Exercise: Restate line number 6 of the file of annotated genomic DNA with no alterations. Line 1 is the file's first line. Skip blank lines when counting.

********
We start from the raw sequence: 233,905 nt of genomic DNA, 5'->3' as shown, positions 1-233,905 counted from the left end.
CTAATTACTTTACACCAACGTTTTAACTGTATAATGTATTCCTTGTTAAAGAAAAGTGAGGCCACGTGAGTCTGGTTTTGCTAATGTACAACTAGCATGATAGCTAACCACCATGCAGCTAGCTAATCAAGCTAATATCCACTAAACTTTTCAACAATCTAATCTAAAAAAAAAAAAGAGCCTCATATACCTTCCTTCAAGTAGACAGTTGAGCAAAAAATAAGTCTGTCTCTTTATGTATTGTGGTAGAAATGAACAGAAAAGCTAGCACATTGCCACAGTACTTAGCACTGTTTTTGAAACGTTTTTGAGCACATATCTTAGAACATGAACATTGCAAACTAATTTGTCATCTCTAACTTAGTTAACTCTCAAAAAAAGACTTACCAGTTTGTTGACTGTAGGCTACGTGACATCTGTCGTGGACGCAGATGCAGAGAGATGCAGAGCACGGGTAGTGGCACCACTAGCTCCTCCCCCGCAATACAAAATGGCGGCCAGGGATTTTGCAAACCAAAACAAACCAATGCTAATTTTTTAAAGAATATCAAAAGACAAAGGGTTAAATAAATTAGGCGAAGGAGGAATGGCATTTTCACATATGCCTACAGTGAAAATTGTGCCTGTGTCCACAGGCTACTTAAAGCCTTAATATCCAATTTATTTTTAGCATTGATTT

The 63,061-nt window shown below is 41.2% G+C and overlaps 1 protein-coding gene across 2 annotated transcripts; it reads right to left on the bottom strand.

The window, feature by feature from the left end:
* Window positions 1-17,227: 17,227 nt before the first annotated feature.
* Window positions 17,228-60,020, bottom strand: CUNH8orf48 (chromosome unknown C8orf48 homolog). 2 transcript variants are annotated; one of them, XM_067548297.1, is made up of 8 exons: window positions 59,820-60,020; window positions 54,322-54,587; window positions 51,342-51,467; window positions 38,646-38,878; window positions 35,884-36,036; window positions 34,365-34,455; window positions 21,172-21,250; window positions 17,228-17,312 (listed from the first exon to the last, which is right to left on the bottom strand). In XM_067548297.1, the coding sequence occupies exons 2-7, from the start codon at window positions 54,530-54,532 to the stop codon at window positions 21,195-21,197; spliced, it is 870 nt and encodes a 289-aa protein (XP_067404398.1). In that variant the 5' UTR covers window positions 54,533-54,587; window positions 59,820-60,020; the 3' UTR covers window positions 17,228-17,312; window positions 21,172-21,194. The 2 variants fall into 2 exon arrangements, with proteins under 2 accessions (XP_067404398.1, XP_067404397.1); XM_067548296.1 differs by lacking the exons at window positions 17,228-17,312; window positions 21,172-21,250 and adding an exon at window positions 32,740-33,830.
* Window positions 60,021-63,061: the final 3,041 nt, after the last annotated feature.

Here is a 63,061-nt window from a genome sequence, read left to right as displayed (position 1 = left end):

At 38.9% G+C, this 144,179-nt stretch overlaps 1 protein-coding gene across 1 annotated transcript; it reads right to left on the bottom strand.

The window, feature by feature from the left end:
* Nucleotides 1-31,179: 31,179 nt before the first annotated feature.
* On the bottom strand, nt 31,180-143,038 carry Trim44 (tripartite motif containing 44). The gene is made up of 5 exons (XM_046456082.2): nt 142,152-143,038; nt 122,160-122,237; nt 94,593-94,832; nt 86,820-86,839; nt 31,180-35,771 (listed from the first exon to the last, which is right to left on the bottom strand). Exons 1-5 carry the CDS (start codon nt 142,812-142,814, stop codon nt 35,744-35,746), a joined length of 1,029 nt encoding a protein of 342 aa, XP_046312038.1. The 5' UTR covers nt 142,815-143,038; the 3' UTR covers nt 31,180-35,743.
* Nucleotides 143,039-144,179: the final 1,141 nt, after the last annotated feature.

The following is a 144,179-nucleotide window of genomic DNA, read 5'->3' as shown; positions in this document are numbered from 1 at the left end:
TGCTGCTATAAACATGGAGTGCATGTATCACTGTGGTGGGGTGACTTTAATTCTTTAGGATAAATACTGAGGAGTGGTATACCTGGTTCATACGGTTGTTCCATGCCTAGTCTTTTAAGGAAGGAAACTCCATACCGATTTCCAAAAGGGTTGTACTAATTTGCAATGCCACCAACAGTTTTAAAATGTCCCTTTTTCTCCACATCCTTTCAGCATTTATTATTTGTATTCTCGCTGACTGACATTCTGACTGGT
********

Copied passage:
* Window positions 17,228-60,020, bottom strand: CUNH8orf48 (chromosome unknown C8orf48 homolog). 2 transcript variants are annotated; one of them, XM_067548297.1, is made up of 8 exons: window positions 59,820-60,020; window positions 54,322-54,587; window positions 51,342-51,467; window positions 38,646-38,878; window positions 35,884-36,036; window positions 34,365-34,455; window positions 21,172-21,250; window positions 17,228-17,312 (listed from the first exon to the last, which is right to left on the bottom strand). In XM_067548297.1, the coding sequence occupies exons 2-7, from the start codon at window positions 54,530-54,532 to the stop codon at window positions 21,195-21,197; spliced, it is 870 nt and encodes a 289-aa protein (XP_067404398.1). In that variant the 5' UTR covers window positions 54,533-54,587; window positions 59,820-60,020; the 3' UTR covers window positions 17,228-17,312; window positions 21,172-21,194. The 2 variants fall into 2 exon arrangements, with proteins under 2 accessions (XP_067404398.1, XP_067404397.1); XM_067548296.1 differs by lacking the exons at window positions 17,228-17,312; window positions 21,172-21,250 and adding an exon at window positions 32,740-33,830.